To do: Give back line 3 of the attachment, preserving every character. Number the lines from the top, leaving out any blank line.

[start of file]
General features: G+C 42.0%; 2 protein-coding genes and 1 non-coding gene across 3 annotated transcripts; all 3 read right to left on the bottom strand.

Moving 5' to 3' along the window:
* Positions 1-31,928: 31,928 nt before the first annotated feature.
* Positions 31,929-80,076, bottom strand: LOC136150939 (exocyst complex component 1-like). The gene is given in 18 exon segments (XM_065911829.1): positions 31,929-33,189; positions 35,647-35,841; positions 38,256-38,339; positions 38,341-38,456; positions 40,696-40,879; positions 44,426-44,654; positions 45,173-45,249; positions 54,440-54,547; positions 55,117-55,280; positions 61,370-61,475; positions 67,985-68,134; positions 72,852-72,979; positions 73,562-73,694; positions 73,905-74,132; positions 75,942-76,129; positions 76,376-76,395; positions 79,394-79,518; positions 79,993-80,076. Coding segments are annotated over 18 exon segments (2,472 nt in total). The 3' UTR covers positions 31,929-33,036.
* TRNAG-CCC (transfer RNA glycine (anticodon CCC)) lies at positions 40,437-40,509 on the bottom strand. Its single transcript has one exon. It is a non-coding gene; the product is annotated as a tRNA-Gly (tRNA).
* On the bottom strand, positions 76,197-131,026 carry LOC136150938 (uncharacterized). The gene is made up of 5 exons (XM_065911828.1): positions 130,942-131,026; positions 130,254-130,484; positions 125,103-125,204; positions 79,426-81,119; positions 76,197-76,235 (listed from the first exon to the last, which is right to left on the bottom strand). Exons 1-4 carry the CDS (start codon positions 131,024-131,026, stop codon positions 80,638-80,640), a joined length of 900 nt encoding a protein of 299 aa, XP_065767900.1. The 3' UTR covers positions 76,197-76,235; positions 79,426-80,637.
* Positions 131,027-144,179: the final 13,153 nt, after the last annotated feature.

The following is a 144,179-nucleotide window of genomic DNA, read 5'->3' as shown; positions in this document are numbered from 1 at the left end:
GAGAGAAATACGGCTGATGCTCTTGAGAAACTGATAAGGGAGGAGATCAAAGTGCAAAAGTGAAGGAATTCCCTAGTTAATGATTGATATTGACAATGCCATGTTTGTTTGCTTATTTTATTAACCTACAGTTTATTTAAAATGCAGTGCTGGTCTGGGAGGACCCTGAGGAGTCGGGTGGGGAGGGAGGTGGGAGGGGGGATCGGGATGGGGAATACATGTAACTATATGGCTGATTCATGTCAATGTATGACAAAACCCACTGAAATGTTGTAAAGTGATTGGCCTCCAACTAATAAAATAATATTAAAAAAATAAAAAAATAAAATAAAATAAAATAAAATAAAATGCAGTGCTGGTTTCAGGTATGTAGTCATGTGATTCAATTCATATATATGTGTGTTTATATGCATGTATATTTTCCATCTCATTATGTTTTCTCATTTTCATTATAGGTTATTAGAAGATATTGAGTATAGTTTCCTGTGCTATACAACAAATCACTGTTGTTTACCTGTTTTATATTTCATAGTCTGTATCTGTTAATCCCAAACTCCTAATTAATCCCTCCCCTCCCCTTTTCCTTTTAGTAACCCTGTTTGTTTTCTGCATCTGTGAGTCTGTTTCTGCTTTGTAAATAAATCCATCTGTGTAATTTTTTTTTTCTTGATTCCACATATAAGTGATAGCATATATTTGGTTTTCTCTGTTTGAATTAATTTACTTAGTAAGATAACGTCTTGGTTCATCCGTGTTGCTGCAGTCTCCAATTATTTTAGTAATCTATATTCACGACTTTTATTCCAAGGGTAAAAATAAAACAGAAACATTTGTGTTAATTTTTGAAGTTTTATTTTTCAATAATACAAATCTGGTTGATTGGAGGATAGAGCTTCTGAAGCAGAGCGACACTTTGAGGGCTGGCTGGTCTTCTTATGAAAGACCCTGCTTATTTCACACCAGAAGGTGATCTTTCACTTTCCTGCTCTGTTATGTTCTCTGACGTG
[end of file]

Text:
* Positions 1-31,928: 31,928 nt before the first annotated feature.